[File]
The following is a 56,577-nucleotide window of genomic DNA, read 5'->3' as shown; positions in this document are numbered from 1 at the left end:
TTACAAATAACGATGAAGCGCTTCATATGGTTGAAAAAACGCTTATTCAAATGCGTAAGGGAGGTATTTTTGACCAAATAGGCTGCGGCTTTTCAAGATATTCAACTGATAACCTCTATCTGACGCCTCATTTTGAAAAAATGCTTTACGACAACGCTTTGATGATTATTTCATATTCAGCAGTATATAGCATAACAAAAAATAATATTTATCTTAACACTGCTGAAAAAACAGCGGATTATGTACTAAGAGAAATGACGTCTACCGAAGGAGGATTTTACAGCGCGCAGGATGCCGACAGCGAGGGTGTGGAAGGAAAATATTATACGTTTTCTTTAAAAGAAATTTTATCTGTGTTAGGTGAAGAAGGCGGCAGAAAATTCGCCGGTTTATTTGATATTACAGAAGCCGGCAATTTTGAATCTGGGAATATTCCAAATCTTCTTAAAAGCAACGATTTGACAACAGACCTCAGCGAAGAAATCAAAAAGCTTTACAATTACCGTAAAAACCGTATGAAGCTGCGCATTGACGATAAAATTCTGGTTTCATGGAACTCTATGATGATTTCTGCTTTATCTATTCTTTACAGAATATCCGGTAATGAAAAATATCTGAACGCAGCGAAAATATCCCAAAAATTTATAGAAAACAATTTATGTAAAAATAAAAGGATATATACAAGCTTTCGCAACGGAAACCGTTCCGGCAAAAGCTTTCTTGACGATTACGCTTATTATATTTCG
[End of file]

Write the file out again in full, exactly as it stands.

The following is a 56,577-nucleotide window of genomic DNA, read 5'->3' as shown; positions in this document are numbered from 1 at the left end:
TTACAAATAACGATGAAGCGCTTCATATGGTTGAAAAAACGCTTATTCAAATGCGTAAGGGAGGTATTTTTGACCAAATAGGCTGCGGCTTTTCAAGATATTCAACTGATAACCTCTATCTGACGCCTCATTTTGAAAAAATGCTTTACGACAACGCTTTGATGATTATTTCATATTCAGCAGTATATAGCATAACAAAAAATAATATTTATCTTAACACTGCTGAAAAAACAGCGGATTATGTACTAAGAGAAATGACGTCTACCGAAGGAGGATTTTACAGCGCGCAGGATGCCGACAGCGAGGGTGTGGAAGGAAAATATTATACGTTTTCTTTAAAAGAAATTTTATCTGTGTTAGGTGAAGAAGGCGGCAGAAAATTCGCCGGTTTATTTGATATTACAGAAGCCGGCAATTTTGAATCTGGGAATATTCCAAATCTTCTTAAAAGCAACGATTTGACAACAGACCTCAGCGAAGAAATCAAAAAGCTTTACAATTACCGTAAAAACCGTATGAAGCTGCGCATTGACGATAAAATTCTGGTTTCATGGAACTCTATGATGATTTCTGCTTTATCTATTCTTTACAGAATATCCGGTAATGAAAAATATCTGAACGCAGCGAAAATATCCCAAAAATTTATAGAAAACAATTTATGTAAAAATAAAAGGATATATACAAGCTTTCGCAACGGAAACCGTTCCGGCAAAAGCTTTCTTGACGATTACGCTTATTATATTTCG